1. Mortgage Interest – Under certain conditions like filing your taxes jointly with your spouse, you can deduct the interest you pay on your mortgage if you earn less than roughly $100,000 per year. There are limits, however.
2. Points – The points you paid your mortgage lender upon closing the deal on your house often amount to thousands of dollars. These fees are tax deductible in some cases.
3. Home Improvement Loan Interest – After you use a loan to pay for costly improvements in and around your home, the interest will be deductible as long as the job enhances your property’s value immensely.
4. Property Taxes – You have the option to deduct both city and state property taxes from your income in many respects.
5. Home Office Deduction – If you conduct business from your home on a regular basis, you have the opportunity to deduct costs related to this use of your home.
6. Selling Costs – After you’ve accumulated a range of fees from selling your home, you can deduct these selling costs from your final gain.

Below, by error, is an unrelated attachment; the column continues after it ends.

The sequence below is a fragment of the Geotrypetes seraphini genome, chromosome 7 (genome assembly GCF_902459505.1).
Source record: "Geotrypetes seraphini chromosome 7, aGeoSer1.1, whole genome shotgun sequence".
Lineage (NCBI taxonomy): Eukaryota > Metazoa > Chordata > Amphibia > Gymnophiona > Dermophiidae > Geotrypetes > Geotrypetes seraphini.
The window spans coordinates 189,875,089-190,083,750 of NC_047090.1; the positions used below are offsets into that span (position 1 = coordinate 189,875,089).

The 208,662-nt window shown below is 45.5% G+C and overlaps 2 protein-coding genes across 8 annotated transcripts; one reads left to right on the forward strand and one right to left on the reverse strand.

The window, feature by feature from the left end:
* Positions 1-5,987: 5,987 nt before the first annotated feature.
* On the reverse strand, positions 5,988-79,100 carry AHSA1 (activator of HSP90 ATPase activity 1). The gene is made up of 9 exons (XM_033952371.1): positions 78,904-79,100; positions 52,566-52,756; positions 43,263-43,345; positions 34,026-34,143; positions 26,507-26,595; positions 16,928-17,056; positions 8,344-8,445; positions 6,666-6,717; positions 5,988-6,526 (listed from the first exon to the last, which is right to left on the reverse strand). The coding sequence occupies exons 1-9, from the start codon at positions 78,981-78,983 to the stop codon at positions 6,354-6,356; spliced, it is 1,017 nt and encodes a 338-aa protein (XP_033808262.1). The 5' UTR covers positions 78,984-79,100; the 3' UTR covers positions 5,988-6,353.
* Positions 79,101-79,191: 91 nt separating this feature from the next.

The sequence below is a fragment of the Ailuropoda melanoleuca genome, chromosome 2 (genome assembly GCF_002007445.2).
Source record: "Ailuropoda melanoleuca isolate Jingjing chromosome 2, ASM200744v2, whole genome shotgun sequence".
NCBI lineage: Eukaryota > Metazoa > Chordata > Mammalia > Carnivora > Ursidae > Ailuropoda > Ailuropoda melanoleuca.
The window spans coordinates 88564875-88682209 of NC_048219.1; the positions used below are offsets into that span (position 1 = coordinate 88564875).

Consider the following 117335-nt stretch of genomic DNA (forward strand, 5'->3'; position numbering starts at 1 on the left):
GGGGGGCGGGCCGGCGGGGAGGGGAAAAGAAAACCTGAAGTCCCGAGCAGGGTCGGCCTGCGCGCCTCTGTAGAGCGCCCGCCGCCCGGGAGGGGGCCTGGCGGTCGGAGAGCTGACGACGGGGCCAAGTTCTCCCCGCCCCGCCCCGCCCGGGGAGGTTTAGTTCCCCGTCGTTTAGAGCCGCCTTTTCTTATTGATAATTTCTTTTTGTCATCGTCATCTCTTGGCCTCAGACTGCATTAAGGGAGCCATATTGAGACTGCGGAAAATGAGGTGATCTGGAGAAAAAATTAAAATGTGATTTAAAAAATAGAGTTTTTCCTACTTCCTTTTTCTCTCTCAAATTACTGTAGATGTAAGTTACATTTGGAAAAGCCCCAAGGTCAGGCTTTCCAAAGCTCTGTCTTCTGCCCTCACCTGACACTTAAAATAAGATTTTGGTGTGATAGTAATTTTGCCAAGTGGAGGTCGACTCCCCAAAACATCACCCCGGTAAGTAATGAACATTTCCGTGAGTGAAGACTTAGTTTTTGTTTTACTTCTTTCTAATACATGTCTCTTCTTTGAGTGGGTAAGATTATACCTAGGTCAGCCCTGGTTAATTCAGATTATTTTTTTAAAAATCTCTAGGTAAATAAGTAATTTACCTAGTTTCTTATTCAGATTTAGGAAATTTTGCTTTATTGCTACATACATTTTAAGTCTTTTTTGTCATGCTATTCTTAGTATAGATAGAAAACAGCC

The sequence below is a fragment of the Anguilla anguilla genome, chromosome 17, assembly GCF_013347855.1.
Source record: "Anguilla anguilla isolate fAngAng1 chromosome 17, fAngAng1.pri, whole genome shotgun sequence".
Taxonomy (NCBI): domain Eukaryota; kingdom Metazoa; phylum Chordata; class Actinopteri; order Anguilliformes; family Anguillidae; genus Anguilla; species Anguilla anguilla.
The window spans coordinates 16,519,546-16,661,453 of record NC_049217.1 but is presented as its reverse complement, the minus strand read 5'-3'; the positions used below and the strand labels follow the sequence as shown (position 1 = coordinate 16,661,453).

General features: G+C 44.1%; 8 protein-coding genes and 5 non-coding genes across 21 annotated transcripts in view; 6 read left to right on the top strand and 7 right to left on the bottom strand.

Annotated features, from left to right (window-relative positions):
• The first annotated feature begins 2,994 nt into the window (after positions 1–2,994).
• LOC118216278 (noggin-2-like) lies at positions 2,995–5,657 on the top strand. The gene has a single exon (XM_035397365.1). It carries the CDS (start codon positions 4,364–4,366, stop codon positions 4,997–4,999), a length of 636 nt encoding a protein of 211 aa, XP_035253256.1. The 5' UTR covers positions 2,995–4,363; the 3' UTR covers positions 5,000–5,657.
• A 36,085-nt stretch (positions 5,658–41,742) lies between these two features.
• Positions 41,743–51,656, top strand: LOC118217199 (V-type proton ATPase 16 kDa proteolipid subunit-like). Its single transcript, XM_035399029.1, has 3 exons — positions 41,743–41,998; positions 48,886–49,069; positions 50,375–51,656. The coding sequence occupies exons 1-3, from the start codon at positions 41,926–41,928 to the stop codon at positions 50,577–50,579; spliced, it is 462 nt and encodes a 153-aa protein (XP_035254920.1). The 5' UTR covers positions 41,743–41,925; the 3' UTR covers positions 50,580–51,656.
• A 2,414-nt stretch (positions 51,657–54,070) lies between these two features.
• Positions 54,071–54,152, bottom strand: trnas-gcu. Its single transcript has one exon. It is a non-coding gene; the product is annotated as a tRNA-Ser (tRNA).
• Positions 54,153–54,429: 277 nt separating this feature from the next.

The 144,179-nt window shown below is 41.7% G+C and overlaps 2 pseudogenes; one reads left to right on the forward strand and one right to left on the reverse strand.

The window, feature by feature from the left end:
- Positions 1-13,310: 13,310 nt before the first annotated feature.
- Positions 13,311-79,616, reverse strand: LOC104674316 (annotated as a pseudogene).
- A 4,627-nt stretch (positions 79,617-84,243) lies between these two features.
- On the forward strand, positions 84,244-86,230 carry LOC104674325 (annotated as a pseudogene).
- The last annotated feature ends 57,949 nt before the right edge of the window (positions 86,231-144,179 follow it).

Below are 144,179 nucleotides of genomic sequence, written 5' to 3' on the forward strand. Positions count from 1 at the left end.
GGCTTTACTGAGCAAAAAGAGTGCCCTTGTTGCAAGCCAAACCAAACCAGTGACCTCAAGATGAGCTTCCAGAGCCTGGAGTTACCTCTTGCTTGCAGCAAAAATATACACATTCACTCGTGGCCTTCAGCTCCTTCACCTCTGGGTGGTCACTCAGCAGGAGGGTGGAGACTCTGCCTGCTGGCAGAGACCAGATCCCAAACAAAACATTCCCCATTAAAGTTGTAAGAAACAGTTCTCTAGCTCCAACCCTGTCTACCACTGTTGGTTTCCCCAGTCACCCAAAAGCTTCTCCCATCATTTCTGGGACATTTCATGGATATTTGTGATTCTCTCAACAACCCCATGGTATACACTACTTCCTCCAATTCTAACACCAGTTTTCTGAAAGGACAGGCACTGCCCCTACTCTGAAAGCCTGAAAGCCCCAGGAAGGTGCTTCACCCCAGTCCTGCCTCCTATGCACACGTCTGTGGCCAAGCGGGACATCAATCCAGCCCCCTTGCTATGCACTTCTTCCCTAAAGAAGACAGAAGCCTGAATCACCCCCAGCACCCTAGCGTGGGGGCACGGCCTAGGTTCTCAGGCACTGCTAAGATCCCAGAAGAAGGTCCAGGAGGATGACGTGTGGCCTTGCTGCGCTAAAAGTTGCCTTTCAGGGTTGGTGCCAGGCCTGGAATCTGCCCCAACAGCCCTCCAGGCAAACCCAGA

7. Capital Gains Exclusion – If you sell a home that you and your spouse used for two years over the past five years, you can often keep up to half a million dollars of the profits tax-free.
8. Moving Costs – Your moving costs can be deducted once you’ve relocated for a new job as long as you meet a number of the requirements set by the IRS.
9. Mortgage Tax Credit – This tax break is designed for low-income, first-time buyers so they can receive a set percentage of the tax credit on their mortgage interest.
If you’re not already collecting these homeowner tax breaks, it’s time to start figuring out which ones you qualify for and using them accordingly. Almost every state offers a certain degree of tax relief for residents who own their own homes, so discover more information about the ones that apply to you here and begin saving money.
When you’re ready to take the next steps toward earning homeowner tax breaks, please don’t hesitate to reach out to me for more information.